Grading reform is near and dear to my heart. I am a huge advocate of healthy grading practices that support learning for our students. Yet I still get asked the questions – Why should I change the way I grade? What difference does it make how I grade? Grading doesn’t impact the way I teach or my students learn, does it?
The truth is, grading has a huge impact on our kids. It sets the tone for classrooms and schools, and suggests where students’ focus should lie. The way we view and practice grading communicates its importance. Should a major emphasis be placed on grades, scores, and points? Of course not – but many teachers and administrators don’t realize how much traditional grading practices interfere with the learning process. Grading is what makes many kids nervous to come to our classrooms and be assessed. Grading makes it easy for some kids to hide behind numbers and good behaviors for proficient marks. Grading contributes to fearfulness of risk taking and trying something new. Wait a minute…if our students never try something new, how are they learning? How are they growing? How are they preparing for the next steps in their educational experience?
In order to shift the focus from grades to learning, educators must lead the way and demonstrate its positive impact. Students need to see that motivation exists and is enhanced when grades are in the background. So many of us have spent countless hours developing our scales, weights, and points for every assignment and assessment, but the time can be much better spent. The time should be used to create valuable learning experiences and to provide opportunities for kids to take risks, try new ideas, and maybe even fail a few times on the road to success. Students need us to lead the charge and show that there is more to education than point chasing and high stakes assessment. They require a role model in the classroom that not only values learning, but also what each student contributes to the process.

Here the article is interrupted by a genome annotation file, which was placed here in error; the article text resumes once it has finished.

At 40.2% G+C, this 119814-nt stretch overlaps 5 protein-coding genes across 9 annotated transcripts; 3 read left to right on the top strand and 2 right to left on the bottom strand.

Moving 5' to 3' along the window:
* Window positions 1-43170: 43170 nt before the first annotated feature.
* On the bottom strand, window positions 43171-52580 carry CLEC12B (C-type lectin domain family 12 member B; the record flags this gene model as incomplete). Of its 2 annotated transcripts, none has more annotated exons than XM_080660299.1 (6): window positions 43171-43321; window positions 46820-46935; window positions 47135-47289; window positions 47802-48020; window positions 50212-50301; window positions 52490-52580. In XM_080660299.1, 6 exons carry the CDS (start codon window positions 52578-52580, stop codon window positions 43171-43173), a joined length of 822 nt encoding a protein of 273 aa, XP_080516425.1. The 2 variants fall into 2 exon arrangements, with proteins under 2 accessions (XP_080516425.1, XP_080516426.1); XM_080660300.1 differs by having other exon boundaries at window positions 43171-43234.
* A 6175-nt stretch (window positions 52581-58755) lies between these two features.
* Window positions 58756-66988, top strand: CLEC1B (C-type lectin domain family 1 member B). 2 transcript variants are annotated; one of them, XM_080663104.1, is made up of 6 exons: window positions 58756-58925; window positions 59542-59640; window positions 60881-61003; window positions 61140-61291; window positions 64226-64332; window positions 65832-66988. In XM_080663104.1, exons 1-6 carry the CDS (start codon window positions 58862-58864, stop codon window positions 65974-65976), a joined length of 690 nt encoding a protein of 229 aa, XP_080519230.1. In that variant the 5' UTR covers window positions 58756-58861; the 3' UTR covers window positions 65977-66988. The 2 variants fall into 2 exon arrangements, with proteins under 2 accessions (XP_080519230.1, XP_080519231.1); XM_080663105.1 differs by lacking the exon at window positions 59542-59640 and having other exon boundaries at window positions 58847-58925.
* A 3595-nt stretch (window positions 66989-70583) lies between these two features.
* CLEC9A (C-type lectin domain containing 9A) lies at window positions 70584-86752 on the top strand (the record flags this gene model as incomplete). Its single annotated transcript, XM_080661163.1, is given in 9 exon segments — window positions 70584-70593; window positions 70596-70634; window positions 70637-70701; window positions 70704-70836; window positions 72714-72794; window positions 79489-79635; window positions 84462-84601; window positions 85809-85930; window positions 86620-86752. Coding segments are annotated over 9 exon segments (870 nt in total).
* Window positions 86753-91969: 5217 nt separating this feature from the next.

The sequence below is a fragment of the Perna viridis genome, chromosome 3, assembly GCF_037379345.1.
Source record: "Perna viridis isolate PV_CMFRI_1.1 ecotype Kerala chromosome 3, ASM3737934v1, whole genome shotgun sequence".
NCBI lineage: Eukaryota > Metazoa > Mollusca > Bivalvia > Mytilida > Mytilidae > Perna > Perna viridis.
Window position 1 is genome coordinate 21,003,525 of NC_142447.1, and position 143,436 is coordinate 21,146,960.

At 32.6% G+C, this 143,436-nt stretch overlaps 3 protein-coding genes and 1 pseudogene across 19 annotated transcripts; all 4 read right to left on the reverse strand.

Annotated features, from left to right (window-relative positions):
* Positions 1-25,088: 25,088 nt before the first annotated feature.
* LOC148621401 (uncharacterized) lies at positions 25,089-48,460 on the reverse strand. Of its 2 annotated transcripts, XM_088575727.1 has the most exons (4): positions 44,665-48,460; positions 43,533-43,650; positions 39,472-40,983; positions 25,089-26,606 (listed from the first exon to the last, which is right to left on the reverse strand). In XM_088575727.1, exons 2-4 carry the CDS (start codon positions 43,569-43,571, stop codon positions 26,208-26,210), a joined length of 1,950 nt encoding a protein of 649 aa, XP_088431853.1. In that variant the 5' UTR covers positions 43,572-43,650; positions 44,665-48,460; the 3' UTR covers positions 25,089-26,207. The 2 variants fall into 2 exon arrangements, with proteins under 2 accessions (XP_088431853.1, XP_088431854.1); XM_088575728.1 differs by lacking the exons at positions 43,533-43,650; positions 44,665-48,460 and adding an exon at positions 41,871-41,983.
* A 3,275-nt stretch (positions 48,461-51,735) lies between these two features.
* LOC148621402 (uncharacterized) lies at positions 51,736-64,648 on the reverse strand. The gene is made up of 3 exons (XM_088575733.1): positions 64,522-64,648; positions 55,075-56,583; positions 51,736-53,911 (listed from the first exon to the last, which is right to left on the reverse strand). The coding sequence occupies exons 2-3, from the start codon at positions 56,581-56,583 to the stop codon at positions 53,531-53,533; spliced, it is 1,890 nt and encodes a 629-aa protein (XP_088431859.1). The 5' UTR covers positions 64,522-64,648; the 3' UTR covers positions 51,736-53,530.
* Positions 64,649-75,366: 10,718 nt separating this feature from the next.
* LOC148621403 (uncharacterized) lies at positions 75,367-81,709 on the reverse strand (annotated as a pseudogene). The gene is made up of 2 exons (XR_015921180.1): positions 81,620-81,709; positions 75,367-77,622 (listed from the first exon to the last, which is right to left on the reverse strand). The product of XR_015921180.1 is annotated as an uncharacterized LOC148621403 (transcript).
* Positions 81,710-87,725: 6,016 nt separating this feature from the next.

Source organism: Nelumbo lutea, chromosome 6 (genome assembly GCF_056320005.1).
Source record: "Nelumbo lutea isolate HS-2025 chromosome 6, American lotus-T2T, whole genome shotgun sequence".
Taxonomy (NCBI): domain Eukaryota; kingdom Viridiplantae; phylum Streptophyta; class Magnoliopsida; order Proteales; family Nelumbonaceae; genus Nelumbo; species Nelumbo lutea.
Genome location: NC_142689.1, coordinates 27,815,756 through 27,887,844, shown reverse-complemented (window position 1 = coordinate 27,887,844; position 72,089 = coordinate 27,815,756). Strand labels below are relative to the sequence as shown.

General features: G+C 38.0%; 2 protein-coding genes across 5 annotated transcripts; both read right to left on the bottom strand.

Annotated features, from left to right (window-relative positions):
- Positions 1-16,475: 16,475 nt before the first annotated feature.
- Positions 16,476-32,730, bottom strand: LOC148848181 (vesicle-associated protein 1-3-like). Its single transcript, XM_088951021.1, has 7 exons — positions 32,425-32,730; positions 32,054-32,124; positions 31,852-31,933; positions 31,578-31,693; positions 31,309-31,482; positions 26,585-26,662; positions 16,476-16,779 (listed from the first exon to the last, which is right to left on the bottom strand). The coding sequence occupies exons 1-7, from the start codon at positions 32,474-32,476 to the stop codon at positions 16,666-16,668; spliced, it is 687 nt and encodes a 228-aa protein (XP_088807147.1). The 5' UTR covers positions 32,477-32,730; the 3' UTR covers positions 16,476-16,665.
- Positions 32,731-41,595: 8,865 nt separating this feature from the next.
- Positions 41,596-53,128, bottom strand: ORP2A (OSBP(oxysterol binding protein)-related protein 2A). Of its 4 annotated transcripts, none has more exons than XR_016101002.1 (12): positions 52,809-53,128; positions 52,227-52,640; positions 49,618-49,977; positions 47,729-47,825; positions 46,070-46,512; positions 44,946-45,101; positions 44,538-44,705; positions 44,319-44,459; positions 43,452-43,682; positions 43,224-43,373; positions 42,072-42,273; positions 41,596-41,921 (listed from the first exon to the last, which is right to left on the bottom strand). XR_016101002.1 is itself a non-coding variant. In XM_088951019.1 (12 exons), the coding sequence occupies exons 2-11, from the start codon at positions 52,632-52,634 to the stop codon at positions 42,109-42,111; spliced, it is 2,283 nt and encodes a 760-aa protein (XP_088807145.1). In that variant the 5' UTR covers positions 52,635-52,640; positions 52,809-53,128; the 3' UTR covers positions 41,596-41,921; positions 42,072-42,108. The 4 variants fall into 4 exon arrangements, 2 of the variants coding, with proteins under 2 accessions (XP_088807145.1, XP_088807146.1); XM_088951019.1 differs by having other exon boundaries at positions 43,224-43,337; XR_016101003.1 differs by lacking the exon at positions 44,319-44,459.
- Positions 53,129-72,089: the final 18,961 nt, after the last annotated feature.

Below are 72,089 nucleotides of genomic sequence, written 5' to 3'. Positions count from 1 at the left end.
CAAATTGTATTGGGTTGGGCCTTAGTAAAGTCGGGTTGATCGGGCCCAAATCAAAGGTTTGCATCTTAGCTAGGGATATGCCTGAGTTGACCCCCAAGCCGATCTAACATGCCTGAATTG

When we make this change, feedback becomes the norm for new growth and achievement. Authentic self-assessment becomes a purposeful endeavor that previously may have seemed like a doubtful guess at a point total. When we do assign a grade, it carries accuracy and meaning. Scores and grades are criterion referenced, evidence based and defensible to all stakeholders. The mystery of how grades are determined vanishes and we ensure an honest, genuine reflection of learning. With the abundance of feedback prior to assessment, students develop confidence in their abilities.
So, after all this enthusiasm toward grading reform, what perpetuates stagnation? What compels so many to continue using a traditional grading system that maintains a competitive, extrinsically motivated (or extrinsically unmotivated) culture? Is it the fact that grading is personal for educators and can seem like the only piece of our practice that is autonomous? Is it a power struggle for teachers to keep ‘control’ of student behavior? Is it that many retain a fixed mindset and fear unfamiliar territory?
So I return to the question at hand…Why should I change how I grade? To be a role model of progress for students. To find healthy grading practices that support learning. To take on old traditions that undermine a focus on growth. To make a difference for each student that is bored, unmotivated, or inappropriately challenged. To communicate that learning supersedes everything else, and lasts for a lifetime.